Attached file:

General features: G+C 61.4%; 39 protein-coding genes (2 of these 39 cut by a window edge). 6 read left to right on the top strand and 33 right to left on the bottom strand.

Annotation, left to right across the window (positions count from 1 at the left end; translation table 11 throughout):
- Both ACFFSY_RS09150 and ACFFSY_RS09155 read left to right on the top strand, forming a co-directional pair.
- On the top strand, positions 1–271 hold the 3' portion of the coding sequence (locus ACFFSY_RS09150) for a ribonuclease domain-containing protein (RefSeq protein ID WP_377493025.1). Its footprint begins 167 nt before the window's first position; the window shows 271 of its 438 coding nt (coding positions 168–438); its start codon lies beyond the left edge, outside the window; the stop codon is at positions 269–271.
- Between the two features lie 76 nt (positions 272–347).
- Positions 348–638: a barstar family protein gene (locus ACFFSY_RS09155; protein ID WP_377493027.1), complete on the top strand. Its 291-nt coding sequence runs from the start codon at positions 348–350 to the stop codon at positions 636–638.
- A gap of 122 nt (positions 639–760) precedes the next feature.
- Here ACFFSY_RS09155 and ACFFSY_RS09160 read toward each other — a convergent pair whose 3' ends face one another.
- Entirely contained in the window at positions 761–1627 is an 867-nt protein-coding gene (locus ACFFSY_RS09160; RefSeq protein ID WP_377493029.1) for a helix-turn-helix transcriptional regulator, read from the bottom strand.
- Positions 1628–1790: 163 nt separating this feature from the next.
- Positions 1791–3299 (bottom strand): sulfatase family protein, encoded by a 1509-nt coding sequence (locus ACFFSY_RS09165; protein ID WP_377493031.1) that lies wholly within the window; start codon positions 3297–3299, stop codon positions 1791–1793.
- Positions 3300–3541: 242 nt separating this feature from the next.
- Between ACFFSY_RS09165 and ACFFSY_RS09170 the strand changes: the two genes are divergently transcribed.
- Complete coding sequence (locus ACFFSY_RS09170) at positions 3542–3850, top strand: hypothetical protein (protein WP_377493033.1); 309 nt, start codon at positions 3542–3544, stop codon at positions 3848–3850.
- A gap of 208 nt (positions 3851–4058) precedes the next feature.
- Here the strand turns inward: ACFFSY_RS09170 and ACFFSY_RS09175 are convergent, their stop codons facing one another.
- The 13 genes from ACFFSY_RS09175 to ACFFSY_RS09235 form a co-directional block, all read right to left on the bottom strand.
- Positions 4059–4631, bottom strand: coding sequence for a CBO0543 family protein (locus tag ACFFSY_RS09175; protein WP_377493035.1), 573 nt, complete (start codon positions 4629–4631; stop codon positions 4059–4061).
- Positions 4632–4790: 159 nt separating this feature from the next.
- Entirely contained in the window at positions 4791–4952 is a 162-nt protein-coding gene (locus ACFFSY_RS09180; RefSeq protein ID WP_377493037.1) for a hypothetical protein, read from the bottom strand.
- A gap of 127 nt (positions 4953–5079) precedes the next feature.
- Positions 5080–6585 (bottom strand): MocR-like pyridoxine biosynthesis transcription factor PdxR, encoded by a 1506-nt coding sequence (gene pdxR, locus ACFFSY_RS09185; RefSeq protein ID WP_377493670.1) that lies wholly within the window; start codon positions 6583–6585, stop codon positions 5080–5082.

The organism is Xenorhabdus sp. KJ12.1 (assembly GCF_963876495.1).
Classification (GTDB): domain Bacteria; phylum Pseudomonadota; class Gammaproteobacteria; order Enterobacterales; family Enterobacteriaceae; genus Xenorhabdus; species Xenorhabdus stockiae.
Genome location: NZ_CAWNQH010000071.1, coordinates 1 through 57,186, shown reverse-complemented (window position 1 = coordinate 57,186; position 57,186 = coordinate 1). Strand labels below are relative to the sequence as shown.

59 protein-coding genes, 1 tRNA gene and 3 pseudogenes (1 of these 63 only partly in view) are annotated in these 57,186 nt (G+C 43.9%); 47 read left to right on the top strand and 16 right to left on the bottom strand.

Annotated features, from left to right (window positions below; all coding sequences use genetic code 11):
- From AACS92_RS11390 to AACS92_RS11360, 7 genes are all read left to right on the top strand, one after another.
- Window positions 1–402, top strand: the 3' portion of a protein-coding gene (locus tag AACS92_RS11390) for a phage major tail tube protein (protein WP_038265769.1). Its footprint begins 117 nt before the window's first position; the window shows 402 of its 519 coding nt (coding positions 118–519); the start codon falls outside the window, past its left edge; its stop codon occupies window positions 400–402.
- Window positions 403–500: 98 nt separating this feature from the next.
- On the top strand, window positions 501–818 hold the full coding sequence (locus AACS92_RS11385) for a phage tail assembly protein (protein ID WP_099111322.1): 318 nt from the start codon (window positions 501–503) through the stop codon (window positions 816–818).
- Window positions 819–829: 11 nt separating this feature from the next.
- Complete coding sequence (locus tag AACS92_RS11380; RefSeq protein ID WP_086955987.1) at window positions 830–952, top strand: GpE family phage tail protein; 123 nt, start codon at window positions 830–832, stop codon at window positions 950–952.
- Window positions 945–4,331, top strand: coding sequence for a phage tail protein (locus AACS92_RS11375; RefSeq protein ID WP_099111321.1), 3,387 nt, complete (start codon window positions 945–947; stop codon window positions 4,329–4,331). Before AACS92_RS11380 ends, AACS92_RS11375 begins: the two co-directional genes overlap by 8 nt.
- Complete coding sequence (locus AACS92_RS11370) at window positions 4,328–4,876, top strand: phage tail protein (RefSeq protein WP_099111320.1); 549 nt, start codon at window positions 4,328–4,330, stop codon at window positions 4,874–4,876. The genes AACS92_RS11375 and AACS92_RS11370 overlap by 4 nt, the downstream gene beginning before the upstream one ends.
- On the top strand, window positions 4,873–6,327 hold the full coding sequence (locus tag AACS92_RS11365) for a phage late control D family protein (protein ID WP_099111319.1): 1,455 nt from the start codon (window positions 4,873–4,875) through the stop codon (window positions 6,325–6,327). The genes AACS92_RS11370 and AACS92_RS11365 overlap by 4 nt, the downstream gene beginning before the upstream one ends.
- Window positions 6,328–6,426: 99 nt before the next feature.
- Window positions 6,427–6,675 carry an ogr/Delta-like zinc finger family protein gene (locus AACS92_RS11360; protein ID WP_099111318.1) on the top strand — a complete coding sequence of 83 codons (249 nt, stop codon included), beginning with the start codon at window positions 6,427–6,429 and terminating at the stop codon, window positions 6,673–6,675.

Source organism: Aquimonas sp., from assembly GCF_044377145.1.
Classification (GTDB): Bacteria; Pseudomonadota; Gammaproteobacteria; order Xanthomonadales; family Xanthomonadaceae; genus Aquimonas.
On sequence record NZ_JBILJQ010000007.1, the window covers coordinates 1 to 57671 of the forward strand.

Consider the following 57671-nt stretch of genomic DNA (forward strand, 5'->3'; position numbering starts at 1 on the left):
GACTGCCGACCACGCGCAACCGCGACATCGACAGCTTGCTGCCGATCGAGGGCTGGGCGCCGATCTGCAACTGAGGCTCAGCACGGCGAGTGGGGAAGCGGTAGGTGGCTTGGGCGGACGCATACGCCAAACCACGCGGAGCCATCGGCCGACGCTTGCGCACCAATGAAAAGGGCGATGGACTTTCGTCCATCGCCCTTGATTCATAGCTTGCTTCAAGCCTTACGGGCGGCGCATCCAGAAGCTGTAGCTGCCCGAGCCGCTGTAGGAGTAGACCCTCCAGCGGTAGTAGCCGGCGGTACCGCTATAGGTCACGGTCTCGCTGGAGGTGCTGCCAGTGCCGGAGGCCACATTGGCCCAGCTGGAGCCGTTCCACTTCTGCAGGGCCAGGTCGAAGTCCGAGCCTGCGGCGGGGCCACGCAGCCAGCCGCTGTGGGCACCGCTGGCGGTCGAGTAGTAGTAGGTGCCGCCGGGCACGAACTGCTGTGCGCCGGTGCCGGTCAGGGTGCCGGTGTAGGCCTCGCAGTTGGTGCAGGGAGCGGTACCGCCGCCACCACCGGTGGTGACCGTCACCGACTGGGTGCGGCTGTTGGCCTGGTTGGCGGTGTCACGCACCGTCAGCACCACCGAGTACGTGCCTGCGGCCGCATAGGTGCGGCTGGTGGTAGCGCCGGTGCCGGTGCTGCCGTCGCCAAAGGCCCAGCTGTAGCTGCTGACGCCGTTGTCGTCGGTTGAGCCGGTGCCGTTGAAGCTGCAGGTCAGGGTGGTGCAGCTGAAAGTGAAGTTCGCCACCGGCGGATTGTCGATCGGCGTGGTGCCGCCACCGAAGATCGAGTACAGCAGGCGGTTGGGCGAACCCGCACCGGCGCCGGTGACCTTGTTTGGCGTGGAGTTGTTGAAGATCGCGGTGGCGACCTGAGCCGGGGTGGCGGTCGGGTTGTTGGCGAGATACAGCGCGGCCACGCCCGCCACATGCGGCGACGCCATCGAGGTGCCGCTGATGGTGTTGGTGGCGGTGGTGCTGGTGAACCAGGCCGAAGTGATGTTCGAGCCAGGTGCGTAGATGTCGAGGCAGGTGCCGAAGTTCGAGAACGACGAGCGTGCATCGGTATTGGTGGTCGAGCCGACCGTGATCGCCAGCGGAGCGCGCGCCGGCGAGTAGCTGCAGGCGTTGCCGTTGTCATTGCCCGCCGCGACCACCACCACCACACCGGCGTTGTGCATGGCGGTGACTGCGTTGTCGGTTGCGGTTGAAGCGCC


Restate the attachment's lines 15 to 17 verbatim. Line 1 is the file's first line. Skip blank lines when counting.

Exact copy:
- A gap of 208 nt (positions 3851–4058) precedes the next feature.
- Here the strand turns inward: ACFFSY_RS09170 and ACFFSY_RS09175 are convergent, their stop codons facing one another.
- The 13 genes from ACFFSY_RS09175 to ACFFSY_RS09235 form a co-directional block, all read right to left on the bottom strand.